This is a high speed, all-optical latching switch built from a DFB semiconductor laser used in a unique manner as an optical amplifier.
The latching capability enables such optical communication network processes as bit-length conversion, data format change, de-multiplexing, packet header buffering and re-timing. The latching would typically be used to increase the bit length (increasing the energy in the pulse), while the device simultaneously performs a wavelength conversion to a pre-defined color. Optical communication networks have a need to convert the short pulses used on backbone and trunk lines at 10 Gb/sec or more to the longer pulses used on local networks.
Wavelength conversion is now done on WDM (wavelength division multiplexed) systems by converting the optical signal to electronics and then converting back to optical, using a photo detector, electronic memory and an output laser. The fastest of these electronic switches are limited to 0.6 Gb/s. MEMS, liquid crystal and bubble jet concepts are also being examined for latching switches, but these all have switch times in milliseconds. Switching in our new all-optical flip-flop occurs in about 500 pico-seconds and should operate faster than 10 Gb/s. The all-optical flip-flop latching switch using the new mechanism is expected to be compact, relatively inexpensive and easily integrated into a monolithic optical buffer. For example, an array of 32 devices could be used to store a packet for routing signals through a cross-connect optical circuit.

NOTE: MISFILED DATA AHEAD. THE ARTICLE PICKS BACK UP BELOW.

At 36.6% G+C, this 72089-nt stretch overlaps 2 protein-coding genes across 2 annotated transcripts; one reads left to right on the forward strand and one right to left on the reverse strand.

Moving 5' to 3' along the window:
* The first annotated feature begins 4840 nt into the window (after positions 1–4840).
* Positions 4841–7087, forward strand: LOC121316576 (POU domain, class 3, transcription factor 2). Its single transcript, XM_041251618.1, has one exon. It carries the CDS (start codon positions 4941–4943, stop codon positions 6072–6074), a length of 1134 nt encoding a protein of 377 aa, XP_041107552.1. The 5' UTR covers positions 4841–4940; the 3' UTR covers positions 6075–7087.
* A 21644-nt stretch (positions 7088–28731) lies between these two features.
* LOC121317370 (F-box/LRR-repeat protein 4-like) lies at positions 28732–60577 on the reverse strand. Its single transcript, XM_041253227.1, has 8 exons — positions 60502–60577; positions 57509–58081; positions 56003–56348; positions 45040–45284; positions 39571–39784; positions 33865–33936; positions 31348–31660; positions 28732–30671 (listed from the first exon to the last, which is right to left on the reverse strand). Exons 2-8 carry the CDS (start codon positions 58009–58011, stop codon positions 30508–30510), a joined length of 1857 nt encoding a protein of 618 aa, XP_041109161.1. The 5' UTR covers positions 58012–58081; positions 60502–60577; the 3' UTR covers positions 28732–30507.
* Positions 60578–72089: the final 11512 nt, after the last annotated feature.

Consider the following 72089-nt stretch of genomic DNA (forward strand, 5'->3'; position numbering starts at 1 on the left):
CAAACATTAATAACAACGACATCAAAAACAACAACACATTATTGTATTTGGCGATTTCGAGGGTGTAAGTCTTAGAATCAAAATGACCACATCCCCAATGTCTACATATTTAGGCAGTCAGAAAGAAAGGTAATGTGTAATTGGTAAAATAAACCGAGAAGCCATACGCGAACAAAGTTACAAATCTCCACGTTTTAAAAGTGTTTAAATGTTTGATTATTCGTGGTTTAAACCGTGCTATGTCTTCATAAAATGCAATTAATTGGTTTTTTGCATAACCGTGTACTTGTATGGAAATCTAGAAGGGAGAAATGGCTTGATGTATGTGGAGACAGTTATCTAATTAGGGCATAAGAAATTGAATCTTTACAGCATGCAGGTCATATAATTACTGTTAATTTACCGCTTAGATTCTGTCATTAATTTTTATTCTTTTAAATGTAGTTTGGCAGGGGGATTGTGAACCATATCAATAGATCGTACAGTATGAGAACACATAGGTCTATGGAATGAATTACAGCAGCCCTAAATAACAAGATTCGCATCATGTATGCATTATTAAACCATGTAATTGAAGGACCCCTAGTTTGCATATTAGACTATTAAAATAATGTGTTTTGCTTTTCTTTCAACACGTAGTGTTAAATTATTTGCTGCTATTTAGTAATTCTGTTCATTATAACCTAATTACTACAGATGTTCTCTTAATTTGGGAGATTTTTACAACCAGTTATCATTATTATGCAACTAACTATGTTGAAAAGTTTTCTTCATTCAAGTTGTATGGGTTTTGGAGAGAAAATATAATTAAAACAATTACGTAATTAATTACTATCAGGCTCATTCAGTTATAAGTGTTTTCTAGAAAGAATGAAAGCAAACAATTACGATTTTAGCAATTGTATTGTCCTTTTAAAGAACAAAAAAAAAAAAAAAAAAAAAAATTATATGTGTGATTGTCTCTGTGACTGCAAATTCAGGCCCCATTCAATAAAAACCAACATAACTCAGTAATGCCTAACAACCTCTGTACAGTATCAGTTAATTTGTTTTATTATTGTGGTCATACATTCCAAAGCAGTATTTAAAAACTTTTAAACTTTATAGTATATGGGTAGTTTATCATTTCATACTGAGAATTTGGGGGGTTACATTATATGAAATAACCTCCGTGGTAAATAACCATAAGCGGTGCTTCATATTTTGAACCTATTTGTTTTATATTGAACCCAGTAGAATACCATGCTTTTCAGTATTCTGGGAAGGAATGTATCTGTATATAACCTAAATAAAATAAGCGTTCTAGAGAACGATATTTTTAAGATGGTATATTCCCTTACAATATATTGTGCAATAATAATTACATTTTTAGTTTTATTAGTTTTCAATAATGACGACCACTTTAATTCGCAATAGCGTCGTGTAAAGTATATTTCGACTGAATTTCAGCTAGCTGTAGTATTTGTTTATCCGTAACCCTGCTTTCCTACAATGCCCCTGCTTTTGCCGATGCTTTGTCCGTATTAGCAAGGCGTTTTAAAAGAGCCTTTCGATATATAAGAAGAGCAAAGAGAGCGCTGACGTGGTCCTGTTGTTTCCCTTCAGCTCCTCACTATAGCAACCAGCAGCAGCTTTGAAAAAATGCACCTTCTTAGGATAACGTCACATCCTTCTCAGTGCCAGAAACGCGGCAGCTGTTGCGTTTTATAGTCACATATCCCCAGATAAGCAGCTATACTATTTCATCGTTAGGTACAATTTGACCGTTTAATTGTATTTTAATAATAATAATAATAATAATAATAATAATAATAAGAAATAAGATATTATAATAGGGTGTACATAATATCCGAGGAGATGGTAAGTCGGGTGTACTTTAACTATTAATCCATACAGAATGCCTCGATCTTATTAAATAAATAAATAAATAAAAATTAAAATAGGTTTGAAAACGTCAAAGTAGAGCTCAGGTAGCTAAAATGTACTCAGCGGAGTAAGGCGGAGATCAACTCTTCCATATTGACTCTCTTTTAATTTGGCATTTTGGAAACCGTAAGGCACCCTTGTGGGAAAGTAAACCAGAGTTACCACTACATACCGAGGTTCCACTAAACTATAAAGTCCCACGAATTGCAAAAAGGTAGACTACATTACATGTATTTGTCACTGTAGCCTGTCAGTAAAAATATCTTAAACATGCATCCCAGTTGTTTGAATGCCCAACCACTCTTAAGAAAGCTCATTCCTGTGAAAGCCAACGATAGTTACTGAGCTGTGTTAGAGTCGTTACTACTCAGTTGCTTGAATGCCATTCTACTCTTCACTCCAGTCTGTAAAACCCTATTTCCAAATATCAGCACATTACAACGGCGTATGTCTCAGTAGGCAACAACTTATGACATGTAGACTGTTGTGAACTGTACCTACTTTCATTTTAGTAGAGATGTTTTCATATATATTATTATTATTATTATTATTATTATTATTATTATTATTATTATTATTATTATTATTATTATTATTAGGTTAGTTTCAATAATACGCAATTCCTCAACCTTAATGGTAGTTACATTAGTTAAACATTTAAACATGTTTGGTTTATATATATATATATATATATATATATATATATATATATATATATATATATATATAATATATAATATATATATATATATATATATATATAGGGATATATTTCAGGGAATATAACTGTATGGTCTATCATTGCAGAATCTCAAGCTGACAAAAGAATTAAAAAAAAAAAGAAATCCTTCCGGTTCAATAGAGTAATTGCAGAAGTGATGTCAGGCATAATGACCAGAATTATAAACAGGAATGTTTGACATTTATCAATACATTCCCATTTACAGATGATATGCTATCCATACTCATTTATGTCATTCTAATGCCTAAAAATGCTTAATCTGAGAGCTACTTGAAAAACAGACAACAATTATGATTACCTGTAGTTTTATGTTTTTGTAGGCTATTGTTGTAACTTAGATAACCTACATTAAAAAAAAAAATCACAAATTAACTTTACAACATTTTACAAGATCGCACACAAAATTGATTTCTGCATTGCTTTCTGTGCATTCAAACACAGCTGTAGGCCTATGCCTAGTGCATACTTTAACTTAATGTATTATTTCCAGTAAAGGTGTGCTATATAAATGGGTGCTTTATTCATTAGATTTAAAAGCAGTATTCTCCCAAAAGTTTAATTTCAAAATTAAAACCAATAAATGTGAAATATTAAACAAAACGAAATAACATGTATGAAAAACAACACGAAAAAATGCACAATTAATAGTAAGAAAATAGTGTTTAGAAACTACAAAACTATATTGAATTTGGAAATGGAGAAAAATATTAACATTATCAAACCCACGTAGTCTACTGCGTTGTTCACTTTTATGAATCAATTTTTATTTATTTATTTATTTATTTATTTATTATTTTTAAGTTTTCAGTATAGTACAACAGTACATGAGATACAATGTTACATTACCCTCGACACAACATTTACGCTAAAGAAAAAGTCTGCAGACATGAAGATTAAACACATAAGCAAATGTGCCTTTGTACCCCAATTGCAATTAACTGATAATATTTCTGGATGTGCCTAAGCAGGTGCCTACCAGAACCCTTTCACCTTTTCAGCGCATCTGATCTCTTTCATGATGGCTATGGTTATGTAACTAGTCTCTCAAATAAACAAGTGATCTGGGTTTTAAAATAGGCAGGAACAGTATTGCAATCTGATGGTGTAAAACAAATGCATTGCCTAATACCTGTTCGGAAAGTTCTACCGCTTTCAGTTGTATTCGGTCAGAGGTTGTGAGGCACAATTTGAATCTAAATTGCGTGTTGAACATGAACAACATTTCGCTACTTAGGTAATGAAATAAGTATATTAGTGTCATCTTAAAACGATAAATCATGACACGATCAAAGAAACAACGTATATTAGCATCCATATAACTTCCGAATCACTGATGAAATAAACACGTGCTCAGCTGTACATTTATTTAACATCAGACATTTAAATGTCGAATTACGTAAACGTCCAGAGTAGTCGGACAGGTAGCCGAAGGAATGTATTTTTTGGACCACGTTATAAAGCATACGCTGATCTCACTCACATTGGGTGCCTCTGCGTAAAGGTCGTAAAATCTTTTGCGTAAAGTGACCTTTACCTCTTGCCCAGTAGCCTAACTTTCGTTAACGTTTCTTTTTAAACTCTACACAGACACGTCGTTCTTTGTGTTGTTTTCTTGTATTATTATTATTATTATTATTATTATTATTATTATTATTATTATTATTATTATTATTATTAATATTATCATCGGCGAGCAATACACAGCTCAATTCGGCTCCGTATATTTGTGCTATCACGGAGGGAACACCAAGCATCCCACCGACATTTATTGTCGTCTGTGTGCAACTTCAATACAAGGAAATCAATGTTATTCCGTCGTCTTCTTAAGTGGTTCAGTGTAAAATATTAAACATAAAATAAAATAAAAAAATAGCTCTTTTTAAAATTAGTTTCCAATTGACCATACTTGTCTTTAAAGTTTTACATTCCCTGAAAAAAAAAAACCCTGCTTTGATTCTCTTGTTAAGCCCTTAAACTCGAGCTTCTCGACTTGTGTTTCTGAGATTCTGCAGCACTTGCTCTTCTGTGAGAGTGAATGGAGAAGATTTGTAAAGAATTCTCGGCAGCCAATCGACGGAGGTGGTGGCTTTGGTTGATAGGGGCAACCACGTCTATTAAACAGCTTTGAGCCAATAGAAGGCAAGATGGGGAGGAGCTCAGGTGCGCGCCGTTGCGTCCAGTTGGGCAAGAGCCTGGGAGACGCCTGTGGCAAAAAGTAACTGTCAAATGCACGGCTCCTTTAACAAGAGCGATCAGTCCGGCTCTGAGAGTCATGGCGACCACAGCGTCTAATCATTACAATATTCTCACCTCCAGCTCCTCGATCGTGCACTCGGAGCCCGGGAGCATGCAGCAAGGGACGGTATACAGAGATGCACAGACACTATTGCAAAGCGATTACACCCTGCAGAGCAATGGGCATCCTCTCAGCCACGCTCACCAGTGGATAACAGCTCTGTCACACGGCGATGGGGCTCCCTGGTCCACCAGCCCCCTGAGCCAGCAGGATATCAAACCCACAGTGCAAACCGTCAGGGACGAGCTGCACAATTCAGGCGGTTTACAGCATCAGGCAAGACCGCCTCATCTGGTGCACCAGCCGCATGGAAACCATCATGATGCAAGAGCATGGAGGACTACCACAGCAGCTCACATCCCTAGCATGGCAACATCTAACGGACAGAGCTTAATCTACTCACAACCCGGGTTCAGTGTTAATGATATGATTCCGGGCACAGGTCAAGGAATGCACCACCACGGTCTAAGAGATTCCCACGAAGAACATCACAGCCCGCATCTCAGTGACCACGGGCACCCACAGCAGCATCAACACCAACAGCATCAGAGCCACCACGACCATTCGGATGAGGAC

The device concept has been demonstrated using a commercially available DFB (Distributed Feedback) semiconductor optical laser driven as a semiconductor optical amplifier (SOA) while using a polarization-maintaining 50/50 fiber coupler to connect to the holding laser which defines the output signal wavelength. The concept has been extended in later work in UR 3-11155-08002, "Optical Flip-Flop Latching Switch with Remote Optical Control".